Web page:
Generally, blood sugar (or blood glucose) is considered too high if it exceeds 130 mg / dl before a meal or 180 mg / dl shortly after. In most cases, symptoms of high blood glucose do not appear until levels exceed 250 mg / dl.


Symptoms of high blood glucose levels: blurred vision, fatigue, headaches, increased thirst, frequent urination, trouble concentrating (“brain fog”).

Low high-density lipoprotein (HDL) cholesterol

HDL is considered the “good” type of cholesterol and is vital for heart health. Despite popular opinion, cholesterol is an essential fat and is a crucial substance for every cell.

For men, the HDL level of less than 40 mg / dl is considered too low. For women, HDL levels are less than 50 mg / dl. Smoking, poor diet, and lack of exercise are commonly cited reasons for low HDL.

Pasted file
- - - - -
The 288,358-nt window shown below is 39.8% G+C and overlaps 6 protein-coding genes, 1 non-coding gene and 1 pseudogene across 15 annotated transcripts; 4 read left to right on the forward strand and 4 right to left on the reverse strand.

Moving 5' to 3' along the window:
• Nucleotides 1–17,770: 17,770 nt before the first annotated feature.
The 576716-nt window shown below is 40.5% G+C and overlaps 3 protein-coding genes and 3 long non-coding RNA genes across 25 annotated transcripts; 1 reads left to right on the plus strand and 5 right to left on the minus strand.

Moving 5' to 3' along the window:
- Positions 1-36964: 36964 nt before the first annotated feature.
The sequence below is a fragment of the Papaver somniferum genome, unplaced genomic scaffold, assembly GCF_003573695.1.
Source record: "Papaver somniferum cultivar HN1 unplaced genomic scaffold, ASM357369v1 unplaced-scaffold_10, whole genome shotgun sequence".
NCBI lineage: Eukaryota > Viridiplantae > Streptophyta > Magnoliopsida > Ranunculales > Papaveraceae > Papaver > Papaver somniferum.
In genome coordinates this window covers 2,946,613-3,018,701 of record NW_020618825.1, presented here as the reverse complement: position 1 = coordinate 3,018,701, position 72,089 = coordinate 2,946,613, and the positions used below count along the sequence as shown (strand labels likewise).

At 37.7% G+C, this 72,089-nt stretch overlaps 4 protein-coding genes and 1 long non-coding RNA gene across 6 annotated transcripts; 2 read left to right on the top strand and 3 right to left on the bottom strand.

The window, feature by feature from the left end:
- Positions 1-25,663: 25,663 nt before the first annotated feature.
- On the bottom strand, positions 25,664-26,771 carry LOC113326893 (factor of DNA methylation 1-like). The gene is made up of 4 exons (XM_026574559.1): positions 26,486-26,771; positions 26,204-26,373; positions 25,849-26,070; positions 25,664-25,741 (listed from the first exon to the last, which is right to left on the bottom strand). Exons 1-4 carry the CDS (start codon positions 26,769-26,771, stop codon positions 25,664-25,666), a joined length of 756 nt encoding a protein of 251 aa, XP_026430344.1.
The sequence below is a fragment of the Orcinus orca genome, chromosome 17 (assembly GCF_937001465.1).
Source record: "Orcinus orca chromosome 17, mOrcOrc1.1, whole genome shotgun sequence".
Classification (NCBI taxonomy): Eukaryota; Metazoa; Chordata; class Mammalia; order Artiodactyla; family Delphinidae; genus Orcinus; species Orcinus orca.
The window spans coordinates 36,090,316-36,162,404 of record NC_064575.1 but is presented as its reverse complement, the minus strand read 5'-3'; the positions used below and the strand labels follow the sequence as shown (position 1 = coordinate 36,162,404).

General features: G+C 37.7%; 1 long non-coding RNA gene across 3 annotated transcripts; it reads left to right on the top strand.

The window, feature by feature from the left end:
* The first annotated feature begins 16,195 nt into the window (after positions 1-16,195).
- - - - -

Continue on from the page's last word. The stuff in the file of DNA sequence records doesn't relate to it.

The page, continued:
Large waist circumference

A large waist size is generally an indication of excess belly fat. A “large waist circumference” is defined as a waist that measures at least 35 inches (89 centimeters) for women and 40 inches (102 centimeters) for men.

High level of triglycerides

Triglycerides are one of the three groups of fatty acids and are in our blood. As we eat, the body transfers calories not needed for energy to triglycerides and stores them in its fat cells. As the body needs energy, this lipid is released by hormones within the pancreas.

  • Normal levels: less than 150 mg / dl.
  • Limit: 150-200 mg / dl.
  • High: more than 200 mg / dl.
  • Dangerously high :> 500 mg / dl (can cause pancreatic inflammation).